The present invention is realized in a preferred embodiment in which the data communication nodes in a given communications route between a primary terminal (or Primary Logical Unit "PLU") desiring to send data to a target terminal (a Secondary Logical Unit "SLU") called a "secondary terminal" is set forth. In such a system, adjacent stations or nodes in the communication route communicate with one another and, in the preferred embodiment of the invention, exchange signals indicating the degree of compression that node or station may implement. A control protocol and logical process is invoked at each node to select the maximum degree of mutually supportable compression to be implemented by the communicating adjacent stations with one another. The logical operations satisfy the goal of avoiding undesirable compression and decompression (such as multiple compression and decompression over intervening links, reduction of compression over one or more links followed by a return to increased compression) and other time consuming, and therefore costly, operations. Each node or station implements sufficient registers, decision logic (such as a processor) and/or comparison and control gating means to receive incoming indicators from adjacent communicating nodes or stations, to compare their indicated compression capabilities with its own (or others), and to reach logical conclusions as to what mode of compression should be adopted with and/or communicated to other adjacent communicating nodes to establish a uniform degree of compression over a link defined by two or more such nodes. In the preferred embodiment it is assumed that messages are exchanged between nodes or stations utilizing some common communication messaging protocol and architecture such as IBM's standard, frame-formatted communications practiced over Systems Network Architected (SNA) communications systems, as an example.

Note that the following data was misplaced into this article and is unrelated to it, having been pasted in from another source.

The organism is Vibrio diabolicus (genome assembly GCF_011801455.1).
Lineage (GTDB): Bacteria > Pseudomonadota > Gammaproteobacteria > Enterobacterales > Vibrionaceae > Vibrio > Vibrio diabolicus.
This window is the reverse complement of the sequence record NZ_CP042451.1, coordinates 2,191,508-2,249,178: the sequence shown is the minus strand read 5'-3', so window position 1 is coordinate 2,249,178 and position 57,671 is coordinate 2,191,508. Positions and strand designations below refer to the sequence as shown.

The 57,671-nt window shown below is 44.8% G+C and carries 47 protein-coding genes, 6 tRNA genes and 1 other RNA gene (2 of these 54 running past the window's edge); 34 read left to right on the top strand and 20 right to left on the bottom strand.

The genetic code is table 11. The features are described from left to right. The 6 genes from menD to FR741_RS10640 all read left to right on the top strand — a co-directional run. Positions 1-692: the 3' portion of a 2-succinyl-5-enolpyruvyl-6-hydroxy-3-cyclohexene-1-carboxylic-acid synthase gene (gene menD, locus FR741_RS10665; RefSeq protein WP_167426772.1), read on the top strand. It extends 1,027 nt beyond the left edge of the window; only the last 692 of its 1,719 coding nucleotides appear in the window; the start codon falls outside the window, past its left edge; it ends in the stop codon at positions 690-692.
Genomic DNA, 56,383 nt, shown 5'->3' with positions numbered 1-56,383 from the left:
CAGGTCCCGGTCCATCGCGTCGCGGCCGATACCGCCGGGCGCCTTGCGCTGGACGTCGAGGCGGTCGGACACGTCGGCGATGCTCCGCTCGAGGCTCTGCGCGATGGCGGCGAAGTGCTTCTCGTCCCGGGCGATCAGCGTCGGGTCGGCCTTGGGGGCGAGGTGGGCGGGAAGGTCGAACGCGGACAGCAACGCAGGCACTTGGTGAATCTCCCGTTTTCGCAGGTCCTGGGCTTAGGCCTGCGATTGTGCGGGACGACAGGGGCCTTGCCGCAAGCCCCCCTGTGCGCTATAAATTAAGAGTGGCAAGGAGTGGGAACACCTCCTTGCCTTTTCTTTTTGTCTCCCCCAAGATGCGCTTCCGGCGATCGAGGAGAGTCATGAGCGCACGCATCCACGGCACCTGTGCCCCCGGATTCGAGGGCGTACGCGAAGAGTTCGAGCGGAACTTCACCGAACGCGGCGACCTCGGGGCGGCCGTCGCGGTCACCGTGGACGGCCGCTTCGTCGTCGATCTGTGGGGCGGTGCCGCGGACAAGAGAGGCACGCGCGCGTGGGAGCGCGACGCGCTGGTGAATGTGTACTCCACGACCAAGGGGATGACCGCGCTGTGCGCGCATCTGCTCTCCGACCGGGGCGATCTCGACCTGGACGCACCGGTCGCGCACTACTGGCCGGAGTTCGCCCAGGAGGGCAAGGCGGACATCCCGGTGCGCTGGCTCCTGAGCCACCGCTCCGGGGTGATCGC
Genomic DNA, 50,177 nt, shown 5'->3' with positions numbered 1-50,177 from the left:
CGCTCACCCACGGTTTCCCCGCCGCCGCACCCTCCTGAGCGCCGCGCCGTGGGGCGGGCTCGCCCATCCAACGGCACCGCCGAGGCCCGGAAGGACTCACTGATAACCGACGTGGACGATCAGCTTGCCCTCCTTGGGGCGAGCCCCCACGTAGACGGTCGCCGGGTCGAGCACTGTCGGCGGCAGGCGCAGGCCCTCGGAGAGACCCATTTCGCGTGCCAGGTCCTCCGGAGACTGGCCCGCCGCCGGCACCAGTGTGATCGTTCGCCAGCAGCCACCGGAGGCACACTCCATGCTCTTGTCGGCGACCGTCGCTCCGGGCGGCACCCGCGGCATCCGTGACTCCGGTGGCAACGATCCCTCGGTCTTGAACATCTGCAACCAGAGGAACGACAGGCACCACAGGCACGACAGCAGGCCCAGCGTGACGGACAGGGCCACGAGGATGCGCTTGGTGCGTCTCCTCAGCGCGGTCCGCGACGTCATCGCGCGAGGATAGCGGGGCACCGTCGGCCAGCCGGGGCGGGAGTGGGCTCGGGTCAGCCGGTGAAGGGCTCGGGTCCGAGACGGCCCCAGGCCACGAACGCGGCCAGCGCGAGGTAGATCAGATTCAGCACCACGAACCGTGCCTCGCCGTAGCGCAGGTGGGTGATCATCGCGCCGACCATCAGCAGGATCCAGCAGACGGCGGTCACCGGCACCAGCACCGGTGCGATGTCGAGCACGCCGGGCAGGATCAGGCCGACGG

FIG. 1 schematically illustrates a data communications network link comprised of a plurality of communicating nodes or stations interconnected by sublinks between adjacent nodes or stations with the upstream and downstream nodes exchanging data compression capability messages.
FIG. 2 illustrates a typical node's processing and decision logic for receiving and comparing data compression capabilities with its own data compression capabilities, if any, and for sending messages indicating capability and controlling the setting of its up and downstream modes of operation.
FIG. 3 illustrates a typical node's physical logic requirements in a schematic fashion.
FIG. 4 illustrates in greater detail the specific logic necessary at each node for making the data communication capability comparisons and compression mode adoption control decisions.
FIG. 5 illustrates examples of typical SNA formatted messages, with one message including the headers, compression capability indicator and pointer of the preferred embodiment showing the type of compression that has been employed on a given data message.
Each node or station is capable of being an initiating node for commencement of a communication intended for another "target" node or station. These two nodes so designated are termed the "primary node" and the "secondary node" or, alternatively, the "communication link terminal nodes". Intervening nodes, if any, are simply communication link nodes. Since each node may have a different data compression capability, and the different compression capabilities range in power from a high degree to relatively low degree, or even none, it is desirable in the preferred embodiment to communicate among the nodes prior to the beginning of a full data communication. This is done in order to establish, for a given data communication session, the highest degree of mutually supportable data compression and decompression over the maximum capable portion of the communication path. Sublinks existing between intervening nodes between the primary and secondary stations will also be required to negotiate a non-conflicting degree of compression and decompression which is not either duplicative of the data compression (or decompression) to be conducted by the link terminal stations or of lower compression than that which will be carried out by the link terminal nodes or stations.